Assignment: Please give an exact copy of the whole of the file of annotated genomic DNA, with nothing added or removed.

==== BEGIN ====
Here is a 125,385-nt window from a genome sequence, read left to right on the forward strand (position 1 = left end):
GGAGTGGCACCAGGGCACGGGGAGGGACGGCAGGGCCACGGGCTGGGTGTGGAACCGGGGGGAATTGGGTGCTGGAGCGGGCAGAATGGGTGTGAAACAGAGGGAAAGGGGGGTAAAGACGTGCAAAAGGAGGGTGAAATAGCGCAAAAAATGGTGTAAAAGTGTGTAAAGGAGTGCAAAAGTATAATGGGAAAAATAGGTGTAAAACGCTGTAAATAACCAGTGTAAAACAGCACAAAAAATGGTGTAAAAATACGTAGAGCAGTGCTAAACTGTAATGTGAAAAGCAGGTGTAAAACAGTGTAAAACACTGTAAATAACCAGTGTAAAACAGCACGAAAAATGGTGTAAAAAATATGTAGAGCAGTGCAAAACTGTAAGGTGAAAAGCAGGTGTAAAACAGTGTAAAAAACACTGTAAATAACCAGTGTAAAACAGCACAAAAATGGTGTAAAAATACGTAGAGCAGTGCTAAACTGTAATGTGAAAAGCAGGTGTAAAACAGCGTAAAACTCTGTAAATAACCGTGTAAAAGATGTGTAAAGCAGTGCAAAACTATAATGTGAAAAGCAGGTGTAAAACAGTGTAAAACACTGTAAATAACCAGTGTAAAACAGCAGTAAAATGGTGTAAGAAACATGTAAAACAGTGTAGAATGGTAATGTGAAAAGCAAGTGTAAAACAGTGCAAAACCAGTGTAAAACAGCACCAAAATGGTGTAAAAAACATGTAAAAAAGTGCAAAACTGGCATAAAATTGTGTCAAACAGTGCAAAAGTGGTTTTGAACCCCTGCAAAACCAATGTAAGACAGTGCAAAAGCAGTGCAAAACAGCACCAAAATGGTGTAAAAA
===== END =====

Here is a 125,385-nt window from a genome sequence, read left to right on the forward strand (position 1 = left end):
GGAGTGGCACCAGGGCACGGGGAGGGACGGCAGGGCCACGGGCTGGGTGTGGAACCGGGGGGAATTGGGTGCTGGAGCGGGCAGAATGGGTGTGAAACAGAGGGAAAGGGGGGTAAAGACGTGCAAAAGGAGGGTGAAATAGCGCAAAAAATGGTGTAAAAGTGTGTAAAGGAGTGCAAAAGTATAATGGGAAAAATAGGTGTAAAACGCTGTAAATAACCAGTGTAAAACAGCACAAAAAATGGTGTAAAAATACGTAGAGCAGTGCTAAACTGTAATGTGAAAAGCAGGTGTAAAACAGTGTAAAACACTGTAAATAACCAGTGTAAAACAGCACGAAAAATGGTGTAAAAAATATGTAGAGCAGTGCAAAACTGTAAGGTGAAAAGCAGGTGTAAAACAGTGTAAAAAACACTGTAAATAACCAGTGTAAAACAGCACAAAAATGGTGTAAAAATACGTAGAGCAGTGCTAAACTGTAATGTGAAAAGCAGGTGTAAAACAGCGTAAAACTCTGTAAATAACCGTGTAAAAGATGTGTAAAGCAGTGCAAAACTATAATGTGAAAAGCAGGTGTAAAACAGTGTAAAACACTGTAAATAACCAGTGTAAAACAGCAGTAAAATGGTGTAAGAAACATGTAAAACAGTGTAGAATGGTAATGTGAAAAGCAAGTGTAAAACAGTGCAAAACCAGTGTAAAACAGCACCAAAATGGTGTAAAAAACATGTAAAAAAGTGCAAAACTGGCATAAAATTGTGTCAAACAGTGCAAAAGTGGTTTTGAACCCCTGCAAAACCAATGTAAGACAGTGCAAAAGCAGTGCAAAACAGCACCAAAATGGTGTAAAAA